#1
Hi! I just bought a pair of Audio-Technica ATH-M50, studio monitoring headphones, and they come with a 1/4" jack attachment. I was wondering what would happen if I plugged my headphones directly into my Taylor acoustic electric. Would that in any way be bad for it? I'm really not too familiar with the electrics in acoustic electric guitars and I don't want to mess anything up. Would it even play sound into the headphones?
Thanks so much! God bless.
Last edited by Isakale at May 20, 2014,
#2
pretty sure you'll need an amplifier to make that work.
Quote by Skeet UK
I just looked in my Oxford English Dictionary and under "Acoustic Guitar", there was your Avatar and an email address!
#3
Quote by Isakale
Hi! I just bought a pair of Audio-Technica ATH-M50, studio monitoring headphones, and they come with a 3/4" jack attachment. I was wondering what would happen if I plugged my headphones directly into my Taylor acoustic electric. Would that in any way be bad for it? I'm really not too familiar with the electrics in acoustic electric guitars and I don't want to mess anything up. Would it even play sound into the headphones?
Thanks so much! God bless.
What exactly is a, "3/4" jack?

The large size headphone plug, is 1/4", the same as a guitar cord.

However, if the guitar is mono, (as 90+% are), you will only get output on one ear, as the phones will have a three segment male 1/4" plug. Ergo, one side of the phones is shorted to ground.

The guitar's preamp, turned most of the way up, will likely drive the phones. However, there is likely an impedance mismatch, which could possibly damage the guitar preamp.

Moral of the story, I wouldn't do it, and neither should you.

Many guitar amps have headphone outputs anyway, so why not wait and be safe, rather than sorry.

Quote by patticake
pretty sure you'll need an amplifier to make that work.
An "active" pickup, (which is a short way of saying a pickup 's output is being boosted by an onboard amplifier), would generate enough output to possibly drive phones. In the case of passive systems, either piezo or magnetic, most likely wouldn't.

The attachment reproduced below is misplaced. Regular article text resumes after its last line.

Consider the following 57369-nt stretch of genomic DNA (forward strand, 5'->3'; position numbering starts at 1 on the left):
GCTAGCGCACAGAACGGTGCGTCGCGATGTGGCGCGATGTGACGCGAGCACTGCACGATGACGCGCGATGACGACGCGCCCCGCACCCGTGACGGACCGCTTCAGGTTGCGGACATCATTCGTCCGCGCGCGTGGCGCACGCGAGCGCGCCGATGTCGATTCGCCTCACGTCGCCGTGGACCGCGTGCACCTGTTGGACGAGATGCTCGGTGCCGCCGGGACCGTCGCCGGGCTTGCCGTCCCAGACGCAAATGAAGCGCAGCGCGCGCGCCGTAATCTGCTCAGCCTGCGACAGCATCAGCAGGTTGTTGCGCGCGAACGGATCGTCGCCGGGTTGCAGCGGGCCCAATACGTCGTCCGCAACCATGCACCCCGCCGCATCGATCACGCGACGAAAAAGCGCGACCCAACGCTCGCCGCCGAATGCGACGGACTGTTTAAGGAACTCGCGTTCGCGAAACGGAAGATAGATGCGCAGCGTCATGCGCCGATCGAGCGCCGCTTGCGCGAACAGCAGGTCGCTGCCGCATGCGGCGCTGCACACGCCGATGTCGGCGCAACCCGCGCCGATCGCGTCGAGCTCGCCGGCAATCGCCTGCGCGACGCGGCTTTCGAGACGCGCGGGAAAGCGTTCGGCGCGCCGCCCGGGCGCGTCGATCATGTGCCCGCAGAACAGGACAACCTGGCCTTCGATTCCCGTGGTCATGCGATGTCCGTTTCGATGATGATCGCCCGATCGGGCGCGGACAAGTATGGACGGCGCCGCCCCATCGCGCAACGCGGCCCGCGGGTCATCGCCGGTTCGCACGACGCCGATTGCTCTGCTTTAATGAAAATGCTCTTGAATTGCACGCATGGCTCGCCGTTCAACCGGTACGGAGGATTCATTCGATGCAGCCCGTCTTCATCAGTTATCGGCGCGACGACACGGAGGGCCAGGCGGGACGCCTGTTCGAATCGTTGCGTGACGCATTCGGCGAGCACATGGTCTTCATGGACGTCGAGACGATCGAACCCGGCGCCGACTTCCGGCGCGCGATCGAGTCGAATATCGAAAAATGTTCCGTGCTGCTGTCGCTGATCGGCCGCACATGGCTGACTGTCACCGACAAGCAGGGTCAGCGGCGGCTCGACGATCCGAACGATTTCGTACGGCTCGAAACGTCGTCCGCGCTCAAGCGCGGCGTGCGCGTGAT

It's another discussion, but since most low cost add on acoustic pickups are passive, that's the reason I never recommend them. The low output tends to produce a poor signal to noise ratio, and then there's the microphonics.

Of course if you're going to go all in with an after market active EQ system, by all means.
Last edited by Captaincranky at May 20, 2014,
#4
Wow, that's so much!!! Yea, my bad, totally meant 1/4" jack.
That is really good to know!! Very thorough!
#5
There are all sorts of interfaces available.... mini headphone amps.... Hell, you can use your iphone or ipad by downloading any number of programs.
I bought an iRig for about 40 bucks and use it with AmpKit.
#6
Wow, cool! I'll definitely look into that. It'd be really cool because I don't actually have an amp, but I'd like to hear the guitar through the pick-ups and such, adjusting the bass, mid and treble.
#7
Quote by Skeet UK
I just looked in my Oxford English Dictionary and under "Acoustic Guitar", there was your Avatar and an email address!
#9
All of you good fore-posting people, listen up!

We're dealing with a full grown Taylor acoustic here. That being said, and with the exception of anything that is specifically designed as a headphone amp, none of these, "amplifiers", stand a chance in hell of reproducing the sound of that guitar, better than the guitar itself. That means, if you plug in, your sound will degrade.

As much as I am loathe to spend more of a member's money, than either they have, or can afford, in this instance, I'll make an exception.

Any "portable" guitar amp I've seen, has been a distortion generator, designed to give a junior metal head, something to plug into with his $99.95 Chinese Strat copy. In actuality, a distortion stomp box with a tiny speaker.

This at least since the first "Pignose" battery powered gem, by chance, crossed my desk when I was selling audio and musical instruments.

Personally, I don't think an acoustic guitar is served well by anything less than an 8" woofer, and if I had my druthers it would be at least a 10" driver.

So, shop wisely grasshopper, and don't spend all your money in the first store you come to.
#10
I can't figure out why in the world someone would want to listen to their acoustic guitar direct through headphones.... what's the point? It's still just as loud in the room, so there's no benefit there. The guitar will always sound better acoustically. If you're experimenting by using effects, then there is some benefit, but you can't accomplish that plugging headphones directly into your guitar in any event.